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A summary of the Spring Statement 2018

Written by Emma Hunt on 16 March 2018

Giving people and businesses the certainty and stability to plan for the future based on progress since the Autumn statement.  

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Spring Statement 2018

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The Chancellor Philip Hammond has presented the Spring Statement, giving people and businesses the certainty and stability to plan for the future based on progress since the Autumn statement.  

 

Progress since the Autumn Budget setting:

 

Hammond said there is ‘light at the end of the tunnel’ for the UK economy; here is a summary of what was said in the statement:

  • The UK economy has grown every year since 2010, with the OBR revising their forecast for growth this year from 1.4% to 1.5%
  • 3 million more people are in work since 2010, the OBR forecasts more jobs will become available in every year of this parliament
  • Over 500,000 more people will enjoy the security of a regular pay-packet by 2022
  • Real wage growth is expected, with the National Living Wage increasing to £7.83 next month which will lead to a pay rise of over £2,000 for full-time workers
  • Since the Autumn Statement in 2016, the Government has committed to £60 billion of spending, investing in Britain’s future. Of this, £2.2 billion is committed to education and skills and £31 billion is committed to infrastructure, R&D and housing through the National Productivity Investment Fund
  • Taxes have been cut for 31 million working people by raising the personal allowance threshold, removing tax completely for more than 4 million people since 2010
  • A balanced approach is being taken with a focus on reducing debt, supporting public services, investing in the nation’s future,  keeping taxes low and ultimately building a Britain fit for the future and an economy that works for everyone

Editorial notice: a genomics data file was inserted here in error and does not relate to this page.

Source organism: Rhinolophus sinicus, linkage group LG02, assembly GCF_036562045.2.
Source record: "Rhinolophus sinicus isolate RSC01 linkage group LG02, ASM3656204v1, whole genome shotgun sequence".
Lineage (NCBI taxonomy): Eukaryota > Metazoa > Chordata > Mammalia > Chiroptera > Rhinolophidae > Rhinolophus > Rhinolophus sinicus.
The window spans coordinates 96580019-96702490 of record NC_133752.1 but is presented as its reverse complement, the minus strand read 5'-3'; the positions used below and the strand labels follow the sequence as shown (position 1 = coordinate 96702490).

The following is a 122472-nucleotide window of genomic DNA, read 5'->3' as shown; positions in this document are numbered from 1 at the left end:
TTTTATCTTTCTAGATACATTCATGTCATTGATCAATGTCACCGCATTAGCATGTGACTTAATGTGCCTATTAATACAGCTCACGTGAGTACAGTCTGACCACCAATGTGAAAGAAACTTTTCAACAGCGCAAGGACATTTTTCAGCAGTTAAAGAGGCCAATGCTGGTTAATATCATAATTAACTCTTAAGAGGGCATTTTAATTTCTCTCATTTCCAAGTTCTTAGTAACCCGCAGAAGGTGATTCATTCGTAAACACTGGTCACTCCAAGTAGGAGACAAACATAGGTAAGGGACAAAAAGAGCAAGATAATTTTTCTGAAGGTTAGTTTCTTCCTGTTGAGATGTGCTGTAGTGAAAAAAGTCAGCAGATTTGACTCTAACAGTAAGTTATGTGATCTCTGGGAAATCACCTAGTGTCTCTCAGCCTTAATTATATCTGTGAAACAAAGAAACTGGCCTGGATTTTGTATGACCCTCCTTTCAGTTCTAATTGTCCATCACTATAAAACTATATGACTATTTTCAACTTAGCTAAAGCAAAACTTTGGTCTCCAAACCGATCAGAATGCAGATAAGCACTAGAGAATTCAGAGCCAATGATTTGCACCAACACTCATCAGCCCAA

Support for UK businesses

 

  • Since the Autumn Statement 2016, plans have been set out to support the enterprise and ambition of businesses, unleashing our creators and innovators, inventors and discoverers.
  • The Chancellor confirms “we must embrace new technology of the future and provide the skills to benefit from them, to tackle the long standing productivity challenges we are facing.”

  • Business rates are being reduced by over £10 billion. The next business rates revaluation is being brought forward to 2021 and will move forward with three-year revaluations thereafter.
  • The Industrial Strategy sets out to keep Britain at the forefront of new technologies; much of this technology relies on high speed broadband.  The first allocation of the Local Full Fibre Challenge Fund has been allocated to 5G Testbeds, to enable the UK to be a global leader in the next generation of mobile technology.
  • As the economy changes, people must be given the skills needed to seize opportunities ahead.  Over £500 million funding a year is going to support T Levels, with a further £50 million available to help employers to get ready for the roll out of these placements.
  • A clear and shared commitment to training to prepare British people for a better future has been outlined as part of the National Retraining Partnership
  • As the Government recognise the challenges presented to small businesses looking to employ apprentices, £80 million funding is available to support small businesses in engaging an apprentice